EBay and the Illegal Looting of Antiquities
Archaeologists worry a lot about looting. Artifacts stolen from historical sites fetch high prices on the black market, which gives looters strong incentives to steal these items.
The emergence of eBay, therefore, was a nightmare for those who hated looting. Reducing transaction costs and making the market more liquid would certainly lead to more looting. EBay almost certainly had that effect in other markets, I suspect, like baseball cards and Beanie Babies.
So of course it would happen in antiquities as well, wouldn’t it?
Apparently, eBay had exactly the opposite effect on looting. It seems to have reduced it, or at least that is what this fascinating article from Archeology argues. The reason: whatever impact eBay had on the market for antiquities, it had an even bigger impact on the market for forged antiquities! The crush of faked artifacts had a sort of “lemons” effect on the illegal antiquities trade, with low-quality items driving out high-quality items. In addition, the bigger market gave forgers a stronger incentive to invest in high-quality fakes, to the point where now experts can have a hard time identifying the fakes. For instance, the author of the Archeology piece, Charles Stanish, writes:
In an antiquities store in La Paz, I recently saw about four shelves of supposed Tiwanaku (ca. A.D. 400-1000) pottery. I told the owner that most were fakes and she became irritated and called me a liar. So I simply touched one at a time, saying “fake,” “real,” “real from Tiwanaku,” “fake,” “fake made by Eugenio in Fuerabamba,” and so forth. She paused for a moment, pulled one down that I said was real, and told me that it was also a fake. I congratulated her on the fact that her fakes were getting better and she just smiled. My mistake is an instance of what San Francisco State University archaeologist Karen Olsen Bruhns has identified as a very real problem — the experts who study the objects are sometimes being trained on fakes. As a result, they may authenticate pieces that are not real.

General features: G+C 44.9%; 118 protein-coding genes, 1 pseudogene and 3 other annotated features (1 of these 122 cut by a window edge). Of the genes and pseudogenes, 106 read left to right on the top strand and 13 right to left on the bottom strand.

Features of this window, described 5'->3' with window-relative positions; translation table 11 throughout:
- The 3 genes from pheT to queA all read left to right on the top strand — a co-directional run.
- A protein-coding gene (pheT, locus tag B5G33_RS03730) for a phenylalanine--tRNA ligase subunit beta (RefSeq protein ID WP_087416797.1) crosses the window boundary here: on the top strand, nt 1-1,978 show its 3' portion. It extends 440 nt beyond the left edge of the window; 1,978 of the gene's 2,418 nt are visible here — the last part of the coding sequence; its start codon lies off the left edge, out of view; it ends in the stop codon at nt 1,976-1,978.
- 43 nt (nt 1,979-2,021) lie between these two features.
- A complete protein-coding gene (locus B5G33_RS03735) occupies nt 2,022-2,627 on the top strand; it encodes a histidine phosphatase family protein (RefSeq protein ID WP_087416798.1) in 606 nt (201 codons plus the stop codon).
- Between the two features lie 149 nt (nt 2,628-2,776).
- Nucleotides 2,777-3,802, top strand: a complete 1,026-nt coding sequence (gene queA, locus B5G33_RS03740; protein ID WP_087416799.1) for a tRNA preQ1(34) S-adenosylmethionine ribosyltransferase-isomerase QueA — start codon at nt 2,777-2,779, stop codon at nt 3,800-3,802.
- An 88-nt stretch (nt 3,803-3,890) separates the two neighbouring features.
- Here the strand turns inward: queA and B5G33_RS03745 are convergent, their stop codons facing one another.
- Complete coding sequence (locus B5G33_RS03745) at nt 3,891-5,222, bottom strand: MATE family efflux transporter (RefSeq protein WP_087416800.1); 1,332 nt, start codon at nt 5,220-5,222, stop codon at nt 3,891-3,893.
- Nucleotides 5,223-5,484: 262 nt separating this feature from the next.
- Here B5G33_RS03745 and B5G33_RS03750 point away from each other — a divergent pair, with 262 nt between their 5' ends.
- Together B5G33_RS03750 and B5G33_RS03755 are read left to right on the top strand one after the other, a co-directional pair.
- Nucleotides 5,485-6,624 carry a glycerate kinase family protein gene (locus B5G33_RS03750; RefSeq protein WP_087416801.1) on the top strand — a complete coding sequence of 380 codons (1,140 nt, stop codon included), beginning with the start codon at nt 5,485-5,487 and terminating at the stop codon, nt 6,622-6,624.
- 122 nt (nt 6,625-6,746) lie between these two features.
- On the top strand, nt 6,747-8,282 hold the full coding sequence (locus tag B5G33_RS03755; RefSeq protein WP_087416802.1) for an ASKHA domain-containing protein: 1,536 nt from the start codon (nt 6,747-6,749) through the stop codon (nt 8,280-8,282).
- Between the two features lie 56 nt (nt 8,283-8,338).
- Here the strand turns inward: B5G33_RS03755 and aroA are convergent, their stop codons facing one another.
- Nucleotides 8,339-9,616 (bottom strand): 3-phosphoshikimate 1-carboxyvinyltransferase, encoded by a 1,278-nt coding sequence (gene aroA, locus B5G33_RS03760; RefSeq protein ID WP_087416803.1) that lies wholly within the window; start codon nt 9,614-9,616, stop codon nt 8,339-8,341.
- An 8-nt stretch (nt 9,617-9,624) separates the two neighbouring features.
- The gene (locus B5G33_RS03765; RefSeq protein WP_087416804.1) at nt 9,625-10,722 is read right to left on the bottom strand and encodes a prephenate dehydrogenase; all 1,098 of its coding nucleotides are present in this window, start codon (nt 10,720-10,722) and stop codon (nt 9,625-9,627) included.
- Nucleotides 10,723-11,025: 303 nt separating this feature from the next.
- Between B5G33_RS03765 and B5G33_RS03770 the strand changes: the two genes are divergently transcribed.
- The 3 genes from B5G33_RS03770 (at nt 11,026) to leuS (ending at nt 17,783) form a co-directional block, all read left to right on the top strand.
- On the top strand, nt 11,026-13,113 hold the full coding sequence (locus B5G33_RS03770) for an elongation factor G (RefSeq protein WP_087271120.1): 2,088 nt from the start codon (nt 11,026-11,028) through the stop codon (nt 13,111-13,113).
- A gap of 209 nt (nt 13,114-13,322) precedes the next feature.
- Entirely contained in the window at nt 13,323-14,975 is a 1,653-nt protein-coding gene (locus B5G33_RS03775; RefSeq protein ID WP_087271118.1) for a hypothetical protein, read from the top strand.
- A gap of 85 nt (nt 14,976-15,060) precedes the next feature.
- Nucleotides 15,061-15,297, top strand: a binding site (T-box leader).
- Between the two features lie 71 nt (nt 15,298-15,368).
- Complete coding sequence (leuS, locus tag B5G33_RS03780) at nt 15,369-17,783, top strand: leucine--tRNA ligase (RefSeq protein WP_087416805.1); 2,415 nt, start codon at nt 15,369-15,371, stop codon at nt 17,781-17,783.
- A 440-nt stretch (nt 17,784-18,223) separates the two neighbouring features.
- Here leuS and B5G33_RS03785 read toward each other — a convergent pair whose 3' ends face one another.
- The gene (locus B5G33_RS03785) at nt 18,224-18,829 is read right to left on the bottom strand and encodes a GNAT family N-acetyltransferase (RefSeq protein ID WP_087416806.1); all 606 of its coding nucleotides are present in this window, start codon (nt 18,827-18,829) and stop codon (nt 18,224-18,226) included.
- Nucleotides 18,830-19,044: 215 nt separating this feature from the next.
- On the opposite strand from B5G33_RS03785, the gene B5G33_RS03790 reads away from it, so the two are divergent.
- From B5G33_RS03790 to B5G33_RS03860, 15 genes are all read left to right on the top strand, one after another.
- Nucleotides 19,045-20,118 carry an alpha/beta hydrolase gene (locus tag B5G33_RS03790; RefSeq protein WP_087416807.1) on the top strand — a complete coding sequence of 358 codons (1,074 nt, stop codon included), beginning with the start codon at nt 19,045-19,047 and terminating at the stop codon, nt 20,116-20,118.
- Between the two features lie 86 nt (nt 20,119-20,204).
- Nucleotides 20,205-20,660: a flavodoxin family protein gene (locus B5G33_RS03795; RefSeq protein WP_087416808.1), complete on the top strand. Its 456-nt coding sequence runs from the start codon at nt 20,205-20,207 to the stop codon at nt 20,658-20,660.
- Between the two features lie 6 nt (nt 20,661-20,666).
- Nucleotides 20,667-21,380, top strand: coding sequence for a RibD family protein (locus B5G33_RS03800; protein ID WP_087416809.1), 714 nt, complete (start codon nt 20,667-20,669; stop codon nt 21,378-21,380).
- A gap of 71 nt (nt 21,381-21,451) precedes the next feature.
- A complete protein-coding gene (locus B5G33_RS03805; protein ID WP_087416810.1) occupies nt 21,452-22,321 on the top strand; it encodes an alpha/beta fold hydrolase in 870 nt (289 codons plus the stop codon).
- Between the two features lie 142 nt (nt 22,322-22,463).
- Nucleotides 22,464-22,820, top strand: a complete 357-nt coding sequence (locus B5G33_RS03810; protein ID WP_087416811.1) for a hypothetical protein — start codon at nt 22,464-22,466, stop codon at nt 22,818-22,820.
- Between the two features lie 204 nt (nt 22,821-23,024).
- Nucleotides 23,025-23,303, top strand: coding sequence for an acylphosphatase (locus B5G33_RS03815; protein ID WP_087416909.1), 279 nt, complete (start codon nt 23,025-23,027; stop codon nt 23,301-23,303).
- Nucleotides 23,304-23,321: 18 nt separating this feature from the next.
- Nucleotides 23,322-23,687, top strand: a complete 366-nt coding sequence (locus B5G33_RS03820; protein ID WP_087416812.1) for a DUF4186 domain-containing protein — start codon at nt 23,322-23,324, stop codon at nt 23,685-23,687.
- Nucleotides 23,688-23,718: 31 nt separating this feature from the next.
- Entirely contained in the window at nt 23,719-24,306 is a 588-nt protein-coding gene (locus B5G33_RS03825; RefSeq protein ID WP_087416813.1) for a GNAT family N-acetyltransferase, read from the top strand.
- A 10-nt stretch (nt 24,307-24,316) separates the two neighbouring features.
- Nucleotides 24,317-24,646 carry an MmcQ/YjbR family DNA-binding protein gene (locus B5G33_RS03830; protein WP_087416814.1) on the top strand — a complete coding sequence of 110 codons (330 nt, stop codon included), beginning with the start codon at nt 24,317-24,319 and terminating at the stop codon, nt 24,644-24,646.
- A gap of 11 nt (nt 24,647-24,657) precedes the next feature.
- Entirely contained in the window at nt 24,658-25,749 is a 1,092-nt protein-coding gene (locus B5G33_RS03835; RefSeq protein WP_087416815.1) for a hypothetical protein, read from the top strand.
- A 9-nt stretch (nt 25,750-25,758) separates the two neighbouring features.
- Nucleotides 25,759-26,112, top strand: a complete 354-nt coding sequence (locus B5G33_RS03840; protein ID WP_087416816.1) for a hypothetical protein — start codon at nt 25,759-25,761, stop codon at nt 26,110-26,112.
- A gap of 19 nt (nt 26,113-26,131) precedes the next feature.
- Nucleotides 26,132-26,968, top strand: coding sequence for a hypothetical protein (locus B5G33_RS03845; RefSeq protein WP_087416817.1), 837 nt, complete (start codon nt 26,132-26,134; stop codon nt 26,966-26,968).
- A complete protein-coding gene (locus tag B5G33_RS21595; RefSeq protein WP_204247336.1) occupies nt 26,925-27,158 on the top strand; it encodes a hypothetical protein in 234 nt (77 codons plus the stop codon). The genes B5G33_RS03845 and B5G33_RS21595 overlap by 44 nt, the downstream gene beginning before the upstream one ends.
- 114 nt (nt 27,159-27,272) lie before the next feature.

Even if you are not interested in antiquities, I suspect you will find this piece fascinating reading.
(Hat tip: Larry Rothfield, who has a new book entitled The Rape of Mesopotamia: Behind the Looting of the Iraq Museum)